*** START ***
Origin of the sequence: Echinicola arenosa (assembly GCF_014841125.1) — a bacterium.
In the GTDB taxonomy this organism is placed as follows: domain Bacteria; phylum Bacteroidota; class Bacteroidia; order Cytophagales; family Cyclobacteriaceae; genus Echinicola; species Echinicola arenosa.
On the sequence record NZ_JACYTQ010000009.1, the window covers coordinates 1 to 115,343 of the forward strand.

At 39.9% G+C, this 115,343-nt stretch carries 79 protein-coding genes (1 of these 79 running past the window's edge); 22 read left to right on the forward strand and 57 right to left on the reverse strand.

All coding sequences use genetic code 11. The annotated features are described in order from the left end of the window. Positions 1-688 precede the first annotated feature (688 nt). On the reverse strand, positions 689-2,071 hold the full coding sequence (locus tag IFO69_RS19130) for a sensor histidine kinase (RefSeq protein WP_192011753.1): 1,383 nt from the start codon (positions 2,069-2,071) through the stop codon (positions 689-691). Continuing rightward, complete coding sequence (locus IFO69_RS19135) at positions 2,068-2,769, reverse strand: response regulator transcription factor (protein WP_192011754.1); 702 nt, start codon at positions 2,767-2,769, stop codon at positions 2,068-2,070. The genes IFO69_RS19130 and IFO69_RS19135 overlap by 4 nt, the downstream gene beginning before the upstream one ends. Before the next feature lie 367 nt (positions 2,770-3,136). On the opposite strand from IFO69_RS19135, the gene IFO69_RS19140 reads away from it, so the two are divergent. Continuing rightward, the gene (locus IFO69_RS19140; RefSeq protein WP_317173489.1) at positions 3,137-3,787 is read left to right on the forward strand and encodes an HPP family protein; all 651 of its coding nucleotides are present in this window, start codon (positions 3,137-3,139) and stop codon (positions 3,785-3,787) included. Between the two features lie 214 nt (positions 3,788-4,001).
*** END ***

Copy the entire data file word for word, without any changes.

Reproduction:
Origin of the sequence: Echinicola arenosa (assembly GCF_014841125.1) — a bacterium.
In the GTDB taxonomy this organism is placed as follows: domain Bacteria; phylum Bacteroidota; class Bacteroidia; order Cytophagales; family Cyclobacteriaceae; genus Echinicola; species Echinicola arenosa.
On the sequence record NZ_JACYTQ010000009.1, the window covers coordinates 1 to 115,343 of the forward strand.

At 39.9% G+C, this 115,343-nt stretch carries 79 protein-coding genes (1 of these 79 running past the window's edge); 22 read left to right on the forward strand and 57 right to left on the reverse strand.

All coding sequences use genetic code 11. The annotated features are described in order from the left end of the window. Positions 1-688 precede the first annotated feature (688 nt). On the reverse strand, positions 689-2,071 hold the full coding sequence (locus tag IFO69_RS19130) for a sensor histidine kinase (RefSeq protein WP_192011753.1): 1,383 nt from the start codon (positions 2,069-2,071) through the stop codon (positions 689-691). Continuing rightward, complete coding sequence (locus IFO69_RS19135) at positions 2,068-2,769, reverse strand: response regulator transcription factor (protein WP_192011754.1); 702 nt, start codon at positions 2,767-2,769, stop codon at positions 2,068-2,070. The genes IFO69_RS19130 and IFO69_RS19135 overlap by 4 nt, the downstream gene beginning before the upstream one ends. Before the next feature lie 367 nt (positions 2,770-3,136). On the opposite strand from IFO69_RS19135, the gene IFO69_RS19140 reads away from it, so the two are divergent. Continuing rightward, the gene (locus IFO69_RS19140; RefSeq protein WP_317173489.1) at positions 3,137-3,787 is read left to right on the forward strand and encodes an HPP family protein; all 651 of its coding nucleotides are present in this window, start codon (positions 3,137-3,139) and stop codon (positions 3,785-3,787) included. Between the two features lie 214 nt (positions 3,788-4,001).